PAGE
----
You also get a five-piece set of non-scratch cooking utensils that includes a masher, slotted spoon, ladle, turner, and pasta server.

Admittedly, you aren't going to get the finest quality for such a bargain price, but this is still a decent set of cookware that performs quite well. The nonstick coating is easy to clean, the glass lids fit well, and the set performs nicely on low-to-medium heat. You can even pop the pots or pans into the oven up to 480 degrees.

Overall, this is a great choice for someone looking to stock their first kitchen, or someone who only cooks occasionally.

Some owners complain the handles come loose too easily and the pots and pans are all small sizes, but those are the only negatives.

Pros: Colorful, bargain price, nonstick and easy to clean, good heat conductivity

Cons: Small pots and pans, some complaints of handles coming loose, some complaints of discoloration after use


The best cast iron cookware set

The best cast iron cookware set
If you love the ability of cast iron to sear meat to the perfect brown, travel easily from stovetop to oven, and last practically forever, you'll appreciate the Lodge Logic 5-Piece Cast Iron Set.

There's a certain mystique to cooking with cast iron. Yes, it can be a pain to clean and season – although the Lodge Logic 5-Piece Cast Iron Set is pre-seasoned to take care of that chore for you – and yes, it is very heavy, which can be a con for those with arthritis or weak arms. But it's hard to beat cast iron when it comes to searing a steak, baking stovetop cornbread, or scrambling eggs.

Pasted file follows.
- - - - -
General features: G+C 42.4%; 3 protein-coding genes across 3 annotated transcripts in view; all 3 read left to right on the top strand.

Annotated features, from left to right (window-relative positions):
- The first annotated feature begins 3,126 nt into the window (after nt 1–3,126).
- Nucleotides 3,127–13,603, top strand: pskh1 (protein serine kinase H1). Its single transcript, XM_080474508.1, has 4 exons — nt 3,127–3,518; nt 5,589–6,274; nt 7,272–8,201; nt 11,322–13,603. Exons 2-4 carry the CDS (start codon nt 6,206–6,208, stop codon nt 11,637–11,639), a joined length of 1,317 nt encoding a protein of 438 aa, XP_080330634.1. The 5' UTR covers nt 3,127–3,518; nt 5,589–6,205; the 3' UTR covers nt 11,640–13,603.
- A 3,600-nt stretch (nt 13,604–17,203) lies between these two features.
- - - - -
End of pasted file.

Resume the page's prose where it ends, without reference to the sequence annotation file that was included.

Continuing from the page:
While you won't find saucepans or stockpots made of cast iron, you will find skillets and Dutch ovens. And Lodge brings both together in its five-piece set that includes a 5-quart Dutch oven with lid, an 8- and 10-inch skillet, and a 10-inch griddle.

With proper care, you can pass your Lodge cookware set down to your children, and they can pass it on to your grandchildren. But while you're still using the cookware, you'll enjoy the foundry-seasoned, naturally nonstick interiors, the integral handles – no wiggling or loose handles here – and the way the pieces can cook over any type of heat. They can handle induction, gas, electric, oven, grill, and even an open campfire.